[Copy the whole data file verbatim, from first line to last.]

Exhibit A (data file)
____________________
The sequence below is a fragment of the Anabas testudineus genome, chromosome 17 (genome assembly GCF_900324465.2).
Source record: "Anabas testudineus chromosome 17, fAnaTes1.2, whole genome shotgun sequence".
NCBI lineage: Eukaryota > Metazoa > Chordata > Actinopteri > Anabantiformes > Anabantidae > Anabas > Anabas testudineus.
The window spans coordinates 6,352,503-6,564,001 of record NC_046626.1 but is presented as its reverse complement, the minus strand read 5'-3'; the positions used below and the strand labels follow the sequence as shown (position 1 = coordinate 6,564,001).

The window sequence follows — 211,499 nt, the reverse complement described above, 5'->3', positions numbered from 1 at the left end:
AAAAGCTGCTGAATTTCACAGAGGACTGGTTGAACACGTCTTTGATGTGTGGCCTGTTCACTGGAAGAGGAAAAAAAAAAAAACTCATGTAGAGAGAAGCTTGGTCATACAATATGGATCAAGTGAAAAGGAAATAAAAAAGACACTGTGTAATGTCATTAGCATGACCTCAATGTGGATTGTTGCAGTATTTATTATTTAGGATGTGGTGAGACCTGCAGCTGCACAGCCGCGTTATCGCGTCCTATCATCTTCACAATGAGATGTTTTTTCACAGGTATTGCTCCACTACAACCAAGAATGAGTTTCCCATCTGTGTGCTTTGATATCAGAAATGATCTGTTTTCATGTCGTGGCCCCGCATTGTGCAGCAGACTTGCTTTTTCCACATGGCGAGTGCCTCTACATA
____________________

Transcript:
The sequence below is a fragment of the Anabas testudineus genome, chromosome 17 (genome assembly GCF_900324465.2).
Source record: "Anabas testudineus chromosome 17, fAnaTes1.2, whole genome shotgun sequence".
NCBI lineage: Eukaryota > Metazoa > Chordata > Actinopteri > Anabantiformes > Anabantidae > Anabas > Anabas testudineus.
The window spans coordinates 6,352,503-6,564,001 of record NC_046626.1 but is presented as its reverse complement, the minus strand read 5'-3'; the positions used below and the strand labels follow the sequence as shown (position 1 = coordinate 6,564,001).

The window sequence follows — 211,499 nt, the reverse complement described above, 5'->3', positions numbered from 1 at the left end:
AAAAGCTGCTGAATTTCACAGAGGACTGGTTGAACACGTCTTTGATGTGTGGCCTGTTCACTGGAAGAGGAAAAAAAAAAAAACTCATGTAGAGAGAAGCTTGGTCATACAATATGGATCAAGTGAAAAGGAAATAAAAAAGACACTGTGTAATGTCATTAGCATGACCTCAATGTGGATTGTTGCAGTATTTATTATTTAGGATGTGGTGAGACCTGCAGCTGCACAGCCGCGTTATCGCGTCCTATCATCTTCACAATGAGATGTTTTTTCACAGGTATTGCTCCACTACAACCAAGAATGAGTTTCCCATCTGTGTGCTTTGATATCAGAAATGATCTGTTTTCATGTCGTGGCCCCGCATTGTGCAGCAGACTTGCTTTTTCCACATGGCGAGTGCCTCTACATA